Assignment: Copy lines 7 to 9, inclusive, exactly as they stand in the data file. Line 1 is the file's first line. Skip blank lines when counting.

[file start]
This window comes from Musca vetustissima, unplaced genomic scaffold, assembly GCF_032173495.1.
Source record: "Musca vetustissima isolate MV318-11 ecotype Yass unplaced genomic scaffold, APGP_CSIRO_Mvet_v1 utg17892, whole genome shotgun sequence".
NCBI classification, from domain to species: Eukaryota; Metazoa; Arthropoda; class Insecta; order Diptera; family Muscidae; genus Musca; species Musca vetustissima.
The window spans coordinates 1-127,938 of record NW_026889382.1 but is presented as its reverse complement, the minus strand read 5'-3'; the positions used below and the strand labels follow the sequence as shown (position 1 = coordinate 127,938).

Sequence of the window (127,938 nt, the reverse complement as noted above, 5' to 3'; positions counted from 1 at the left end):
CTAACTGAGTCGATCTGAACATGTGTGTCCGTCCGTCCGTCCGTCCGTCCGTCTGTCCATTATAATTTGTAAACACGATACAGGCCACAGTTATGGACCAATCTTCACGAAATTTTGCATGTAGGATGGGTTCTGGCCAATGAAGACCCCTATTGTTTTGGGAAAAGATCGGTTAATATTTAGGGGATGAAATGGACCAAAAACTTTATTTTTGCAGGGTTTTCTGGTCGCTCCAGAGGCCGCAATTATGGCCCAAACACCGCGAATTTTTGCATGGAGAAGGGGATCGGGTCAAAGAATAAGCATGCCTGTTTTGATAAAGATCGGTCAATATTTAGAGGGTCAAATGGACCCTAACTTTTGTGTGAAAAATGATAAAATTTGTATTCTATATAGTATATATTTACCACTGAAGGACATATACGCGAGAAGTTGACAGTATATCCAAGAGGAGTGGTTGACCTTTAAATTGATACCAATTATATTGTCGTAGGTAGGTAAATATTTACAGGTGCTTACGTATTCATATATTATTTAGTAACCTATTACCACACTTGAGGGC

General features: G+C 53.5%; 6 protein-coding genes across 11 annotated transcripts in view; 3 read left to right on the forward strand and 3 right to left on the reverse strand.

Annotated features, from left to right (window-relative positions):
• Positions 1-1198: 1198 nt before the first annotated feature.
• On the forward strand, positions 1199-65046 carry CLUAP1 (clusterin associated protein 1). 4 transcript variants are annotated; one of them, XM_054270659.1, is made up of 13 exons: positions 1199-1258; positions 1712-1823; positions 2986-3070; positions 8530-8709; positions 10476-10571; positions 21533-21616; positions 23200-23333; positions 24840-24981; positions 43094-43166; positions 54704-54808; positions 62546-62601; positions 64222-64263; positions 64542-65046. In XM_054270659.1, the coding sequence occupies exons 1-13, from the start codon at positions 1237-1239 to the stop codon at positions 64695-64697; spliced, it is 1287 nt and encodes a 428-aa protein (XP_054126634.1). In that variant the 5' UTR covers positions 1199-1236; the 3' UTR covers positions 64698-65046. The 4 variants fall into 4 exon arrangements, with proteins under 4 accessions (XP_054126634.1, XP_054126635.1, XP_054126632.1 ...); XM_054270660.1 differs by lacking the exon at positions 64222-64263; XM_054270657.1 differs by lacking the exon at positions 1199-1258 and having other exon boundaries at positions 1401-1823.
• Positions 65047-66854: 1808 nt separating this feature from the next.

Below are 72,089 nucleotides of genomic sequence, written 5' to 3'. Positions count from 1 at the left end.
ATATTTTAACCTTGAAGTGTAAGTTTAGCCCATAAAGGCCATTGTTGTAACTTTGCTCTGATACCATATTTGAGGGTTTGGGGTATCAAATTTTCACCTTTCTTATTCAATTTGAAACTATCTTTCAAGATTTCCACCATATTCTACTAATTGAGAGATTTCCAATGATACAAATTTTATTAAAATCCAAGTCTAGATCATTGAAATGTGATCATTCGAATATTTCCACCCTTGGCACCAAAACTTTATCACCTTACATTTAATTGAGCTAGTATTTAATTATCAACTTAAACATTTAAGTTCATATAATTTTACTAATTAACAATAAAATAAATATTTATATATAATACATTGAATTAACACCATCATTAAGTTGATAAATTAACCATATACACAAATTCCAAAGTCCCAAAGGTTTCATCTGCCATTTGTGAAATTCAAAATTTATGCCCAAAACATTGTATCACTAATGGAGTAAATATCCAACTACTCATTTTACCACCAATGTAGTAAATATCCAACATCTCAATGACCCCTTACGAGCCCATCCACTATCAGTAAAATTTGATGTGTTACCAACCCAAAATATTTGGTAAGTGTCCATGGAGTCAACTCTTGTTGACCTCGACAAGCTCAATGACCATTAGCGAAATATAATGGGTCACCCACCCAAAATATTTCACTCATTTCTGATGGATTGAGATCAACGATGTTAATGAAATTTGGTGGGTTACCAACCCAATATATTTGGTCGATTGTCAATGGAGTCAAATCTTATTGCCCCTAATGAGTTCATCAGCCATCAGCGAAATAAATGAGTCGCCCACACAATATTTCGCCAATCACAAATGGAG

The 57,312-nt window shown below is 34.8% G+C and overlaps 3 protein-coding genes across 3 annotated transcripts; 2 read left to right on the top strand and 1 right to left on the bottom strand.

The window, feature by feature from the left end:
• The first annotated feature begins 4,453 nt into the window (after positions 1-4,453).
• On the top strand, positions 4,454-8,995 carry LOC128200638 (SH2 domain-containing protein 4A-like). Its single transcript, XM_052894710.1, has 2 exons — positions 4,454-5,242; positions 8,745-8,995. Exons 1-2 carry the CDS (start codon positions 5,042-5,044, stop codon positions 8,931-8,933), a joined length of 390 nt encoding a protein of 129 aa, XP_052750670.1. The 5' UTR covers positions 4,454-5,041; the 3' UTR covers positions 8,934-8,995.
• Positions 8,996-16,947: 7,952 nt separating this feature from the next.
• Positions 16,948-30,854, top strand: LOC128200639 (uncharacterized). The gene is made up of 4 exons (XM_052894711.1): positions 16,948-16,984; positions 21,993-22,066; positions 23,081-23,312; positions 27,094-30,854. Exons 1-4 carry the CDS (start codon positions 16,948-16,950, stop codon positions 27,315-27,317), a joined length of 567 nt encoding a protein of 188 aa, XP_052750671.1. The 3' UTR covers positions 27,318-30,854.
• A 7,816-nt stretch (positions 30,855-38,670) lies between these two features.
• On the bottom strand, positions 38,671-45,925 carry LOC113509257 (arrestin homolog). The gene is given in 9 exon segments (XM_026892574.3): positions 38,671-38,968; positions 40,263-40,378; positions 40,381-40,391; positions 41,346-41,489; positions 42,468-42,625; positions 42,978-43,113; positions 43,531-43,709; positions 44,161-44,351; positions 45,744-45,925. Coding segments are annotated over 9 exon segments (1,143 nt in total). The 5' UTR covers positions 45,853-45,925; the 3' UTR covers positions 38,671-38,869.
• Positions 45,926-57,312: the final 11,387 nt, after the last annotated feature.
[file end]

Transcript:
General features: G+C 53.5%; 6 protein-coding genes across 11 annotated transcripts in view; 3 read left to right on the forward strand and 3 right to left on the reverse strand.

Annotated features, from left to right (window-relative positions):
• Positions 1-1198: 1198 nt before the first annotated feature.